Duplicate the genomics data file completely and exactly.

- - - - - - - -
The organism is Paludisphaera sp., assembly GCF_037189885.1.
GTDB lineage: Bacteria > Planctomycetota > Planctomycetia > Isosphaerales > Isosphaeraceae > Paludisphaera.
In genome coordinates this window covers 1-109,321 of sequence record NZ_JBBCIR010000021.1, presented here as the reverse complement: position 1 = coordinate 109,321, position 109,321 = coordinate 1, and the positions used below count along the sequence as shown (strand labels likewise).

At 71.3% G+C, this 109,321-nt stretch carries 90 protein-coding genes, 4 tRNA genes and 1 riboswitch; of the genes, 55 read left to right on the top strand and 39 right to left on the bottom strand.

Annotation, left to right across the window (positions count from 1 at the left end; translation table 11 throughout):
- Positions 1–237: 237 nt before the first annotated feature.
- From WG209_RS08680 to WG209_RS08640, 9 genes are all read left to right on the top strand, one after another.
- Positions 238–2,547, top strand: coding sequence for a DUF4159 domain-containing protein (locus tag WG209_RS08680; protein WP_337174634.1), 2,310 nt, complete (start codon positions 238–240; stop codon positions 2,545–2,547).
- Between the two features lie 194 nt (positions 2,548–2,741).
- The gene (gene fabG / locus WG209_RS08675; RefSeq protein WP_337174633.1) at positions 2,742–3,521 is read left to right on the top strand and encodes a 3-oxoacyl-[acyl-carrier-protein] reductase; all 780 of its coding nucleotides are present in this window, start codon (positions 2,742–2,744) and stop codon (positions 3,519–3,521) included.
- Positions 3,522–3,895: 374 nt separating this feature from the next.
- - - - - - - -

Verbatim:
The organism is Paludisphaera sp., assembly GCF_037189885.1.
GTDB lineage: Bacteria > Planctomycetota > Planctomycetia > Isosphaerales > Isosphaeraceae > Paludisphaera.
In genome coordinates this window covers 1-109,321 of sequence record NZ_JBBCIR010000021.1, presented here as the reverse complement: position 1 = coordinate 109,321, position 109,321 = coordinate 1, and the positions used below count along the sequence as shown (strand labels likewise).

At 71.3% G+C, this 109,321-nt stretch carries 90 protein-coding genes, 4 tRNA genes and 1 riboswitch; of the genes, 55 read left to right on the top strand and 39 right to left on the bottom strand.

Annotation, left to right across the window (positions count from 1 at the left end; translation table 11 throughout):
- Positions 1–237: 237 nt before the first annotated feature.
- From WG209_RS08680 to WG209_RS08640, 9 genes are all read left to right on the top strand, one after another.
- Positions 238–2,547, top strand: coding sequence for a DUF4159 domain-containing protein (locus tag WG209_RS08680; protein WP_337174634.1), 2,310 nt, complete (start codon positions 238–240; stop codon positions 2,545–2,547).
- Between the two features lie 194 nt (positions 2,548–2,741).
- The gene (gene fabG / locus WG209_RS08675; RefSeq protein WP_337174633.1) at positions 2,742–3,521 is read left to right on the top strand and encodes a 3-oxoacyl-[acyl-carrier-protein] reductase; all 780 of its coding nucleotides are present in this window, start codon (positions 2,742–2,744) and stop codon (positions 3,519–3,521) included.
- Positions 3,522–3,895: 374 nt separating this feature from the next.